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. Last Updated: 07/27/2016

Honey Home Brew Is Fond Russian Memory

We Russians have some great authors who can write true-to-life descriptions of food. Take Alexei Tolstoy's "Pyotr I," for example. As I tried to visualize the various unseen and untried delicacies served by the thousands at a tsar's feast, my mouth started watering.

Trying to imagine the flavors of several meals was dizzying, but there is one honey drink described in the book that really can make your head spin -- medovukha, a type of sweet, home-brewed beer.

Russia's traditional drinks often are original and have no equivalents in other national cuisines. They include the ubiquitous kvas, or a slightly alcoholic drink made from rye bread, mors, a fruit drink served cold or hot, a strong honey beer called stavleny myod and the predecessor of tea in Russia called sbiten, or a spicy hot drink. Other incredible concoctions include whey and raisins and a drink made from pickled cabbage juice boiled with sugar.

Typically these fermented drinks are prepared in small amounts at home, and are all amazing hangover treatments. Most of them are now extinct because they are so much trouble to make and because modern tastes differ from those of the 18th century.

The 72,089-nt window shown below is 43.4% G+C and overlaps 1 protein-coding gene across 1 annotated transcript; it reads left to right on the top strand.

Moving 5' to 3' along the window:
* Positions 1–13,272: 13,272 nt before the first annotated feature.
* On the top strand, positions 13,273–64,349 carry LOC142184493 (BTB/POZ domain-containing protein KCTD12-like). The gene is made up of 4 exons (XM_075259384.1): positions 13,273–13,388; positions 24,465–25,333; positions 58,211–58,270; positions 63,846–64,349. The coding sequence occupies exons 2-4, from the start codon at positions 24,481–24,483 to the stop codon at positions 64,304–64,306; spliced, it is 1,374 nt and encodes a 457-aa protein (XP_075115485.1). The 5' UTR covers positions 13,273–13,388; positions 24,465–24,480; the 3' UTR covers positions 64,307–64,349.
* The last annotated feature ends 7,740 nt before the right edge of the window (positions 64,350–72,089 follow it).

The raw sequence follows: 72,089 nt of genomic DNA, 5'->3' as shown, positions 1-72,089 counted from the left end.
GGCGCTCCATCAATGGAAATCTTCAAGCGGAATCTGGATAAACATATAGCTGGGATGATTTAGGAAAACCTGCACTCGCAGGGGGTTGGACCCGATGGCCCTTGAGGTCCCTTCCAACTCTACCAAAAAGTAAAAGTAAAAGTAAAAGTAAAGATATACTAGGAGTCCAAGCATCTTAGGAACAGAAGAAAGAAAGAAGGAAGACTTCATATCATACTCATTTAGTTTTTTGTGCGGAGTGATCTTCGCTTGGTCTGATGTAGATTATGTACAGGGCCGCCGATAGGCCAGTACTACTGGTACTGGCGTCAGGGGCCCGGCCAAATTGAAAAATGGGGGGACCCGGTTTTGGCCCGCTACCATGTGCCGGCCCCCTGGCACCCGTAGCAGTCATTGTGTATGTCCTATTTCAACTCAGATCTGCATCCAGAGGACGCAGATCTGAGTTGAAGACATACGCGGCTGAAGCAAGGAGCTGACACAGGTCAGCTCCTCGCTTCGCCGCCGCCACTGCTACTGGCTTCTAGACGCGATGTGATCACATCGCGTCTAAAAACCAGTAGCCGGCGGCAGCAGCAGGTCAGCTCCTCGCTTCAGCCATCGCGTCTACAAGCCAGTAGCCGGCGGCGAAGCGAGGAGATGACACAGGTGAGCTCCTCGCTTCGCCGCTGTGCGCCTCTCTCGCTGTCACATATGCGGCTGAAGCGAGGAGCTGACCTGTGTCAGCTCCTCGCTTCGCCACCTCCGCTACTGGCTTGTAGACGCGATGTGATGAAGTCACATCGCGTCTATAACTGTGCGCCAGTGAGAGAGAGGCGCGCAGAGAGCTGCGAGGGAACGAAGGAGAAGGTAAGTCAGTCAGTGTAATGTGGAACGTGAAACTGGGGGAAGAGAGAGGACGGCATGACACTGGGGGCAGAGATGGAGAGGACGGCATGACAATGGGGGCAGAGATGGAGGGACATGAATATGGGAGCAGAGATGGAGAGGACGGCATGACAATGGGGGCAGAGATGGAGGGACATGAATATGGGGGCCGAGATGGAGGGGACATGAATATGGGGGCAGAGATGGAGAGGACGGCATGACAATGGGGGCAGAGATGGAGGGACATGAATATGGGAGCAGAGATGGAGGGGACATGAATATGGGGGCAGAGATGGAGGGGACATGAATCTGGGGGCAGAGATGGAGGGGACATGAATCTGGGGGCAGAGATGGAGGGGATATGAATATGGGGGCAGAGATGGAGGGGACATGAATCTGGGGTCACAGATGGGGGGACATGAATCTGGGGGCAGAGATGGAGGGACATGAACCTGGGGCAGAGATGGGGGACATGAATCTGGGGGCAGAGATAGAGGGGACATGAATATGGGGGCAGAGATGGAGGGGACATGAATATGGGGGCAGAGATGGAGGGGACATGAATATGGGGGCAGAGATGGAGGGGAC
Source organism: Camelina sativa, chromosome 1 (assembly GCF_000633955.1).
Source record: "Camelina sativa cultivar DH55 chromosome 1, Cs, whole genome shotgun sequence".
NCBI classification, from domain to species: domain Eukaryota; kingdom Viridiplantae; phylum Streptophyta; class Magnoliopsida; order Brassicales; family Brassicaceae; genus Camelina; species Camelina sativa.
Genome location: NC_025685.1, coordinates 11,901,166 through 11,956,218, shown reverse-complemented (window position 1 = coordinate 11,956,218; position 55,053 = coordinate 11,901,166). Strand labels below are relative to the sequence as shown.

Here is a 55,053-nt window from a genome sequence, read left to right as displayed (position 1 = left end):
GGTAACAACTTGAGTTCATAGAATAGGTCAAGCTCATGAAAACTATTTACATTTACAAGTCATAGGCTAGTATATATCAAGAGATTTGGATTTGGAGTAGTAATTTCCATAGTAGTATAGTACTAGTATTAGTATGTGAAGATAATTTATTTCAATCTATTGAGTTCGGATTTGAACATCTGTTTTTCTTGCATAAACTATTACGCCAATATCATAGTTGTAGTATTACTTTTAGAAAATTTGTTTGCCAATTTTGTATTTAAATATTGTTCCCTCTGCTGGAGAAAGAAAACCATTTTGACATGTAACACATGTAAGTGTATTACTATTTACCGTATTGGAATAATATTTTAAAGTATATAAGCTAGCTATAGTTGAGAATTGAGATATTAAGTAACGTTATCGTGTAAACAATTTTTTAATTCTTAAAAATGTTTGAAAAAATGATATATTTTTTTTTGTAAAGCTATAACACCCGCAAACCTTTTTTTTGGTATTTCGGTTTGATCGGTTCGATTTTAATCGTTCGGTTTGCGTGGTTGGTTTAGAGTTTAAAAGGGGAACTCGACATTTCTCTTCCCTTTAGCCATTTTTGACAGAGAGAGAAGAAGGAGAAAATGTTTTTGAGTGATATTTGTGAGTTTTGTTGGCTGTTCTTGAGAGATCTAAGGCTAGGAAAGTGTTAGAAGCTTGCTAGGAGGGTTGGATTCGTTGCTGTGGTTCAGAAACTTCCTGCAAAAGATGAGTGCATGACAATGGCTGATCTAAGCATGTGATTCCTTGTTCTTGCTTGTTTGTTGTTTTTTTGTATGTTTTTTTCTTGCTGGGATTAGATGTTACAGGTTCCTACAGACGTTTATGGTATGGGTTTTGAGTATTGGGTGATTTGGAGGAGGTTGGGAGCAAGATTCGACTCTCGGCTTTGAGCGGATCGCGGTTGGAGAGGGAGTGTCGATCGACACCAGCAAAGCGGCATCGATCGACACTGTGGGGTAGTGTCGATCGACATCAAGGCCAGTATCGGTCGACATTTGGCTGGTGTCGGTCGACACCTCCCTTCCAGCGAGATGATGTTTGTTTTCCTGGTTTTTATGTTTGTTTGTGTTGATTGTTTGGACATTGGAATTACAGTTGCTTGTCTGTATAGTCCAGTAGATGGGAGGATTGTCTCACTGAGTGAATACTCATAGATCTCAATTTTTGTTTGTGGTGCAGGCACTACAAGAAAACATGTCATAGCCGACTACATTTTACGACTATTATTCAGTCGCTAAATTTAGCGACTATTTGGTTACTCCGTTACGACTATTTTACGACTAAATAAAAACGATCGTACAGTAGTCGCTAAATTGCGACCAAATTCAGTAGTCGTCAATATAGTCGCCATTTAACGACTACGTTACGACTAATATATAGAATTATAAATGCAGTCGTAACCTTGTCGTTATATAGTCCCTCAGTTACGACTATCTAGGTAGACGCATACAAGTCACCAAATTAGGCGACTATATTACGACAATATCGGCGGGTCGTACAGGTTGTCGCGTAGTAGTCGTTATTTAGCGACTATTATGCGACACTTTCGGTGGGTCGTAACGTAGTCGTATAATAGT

Originally medovukha was called medok, a historical name, but, according to some cookbooks, the new name appeared about 40 years ago. It is prepared from a combination of kvas, fruit juice or simply water and honey that is fermented with yeast and sugar.

Medok is typically prepared in the following way: Boil 250 grams of honey with 2 liters of water, removing the foam as it comes to a boil. Separately, boil 5 grams of hops in a little water. Set these aside. Heat a teaspoon of sugar and a few drops of water over the burner until the sugar becomes a caramel color. Combine the above ingredients and add 4 more liters of hot water, 10 grams of yeast and a bud of cardamon.

Cover the mixture with a cheesecloth and leave it at a temperature no warmer than 10 degrees Celsius until foam appears, a process that typically takes a few days. After the foam is removed, the medovukha is ready to drink, or can be preserved in bottles for a couple weeks.

During the recent wave of patriotism, Russian soft drink companies began selling bottled medovukha in addition to kvas. Monastyrskaya medovukha comes in plastic bottles and can be bought at any of Moscow's Russkoye Bistros. Unfortunately, it tastes a bit artificial.

When you open a bottle of medovukha, it foams like soda. At first, you may mistake medovukha's taste for that of lemonade, but it will soon give you the shivers with its yeasty, cough-medicine-like aftertaste.

If you're looking for better quality medovukha, the drink is served as an aperitif at Khlestakov Traktir near the Frunzenskaya metro station and reportedly tastes like it's homemade.

If you are puzzled over certain food items found in Russia, please e-mail Julia Solovyova at or fax her at 257-3211.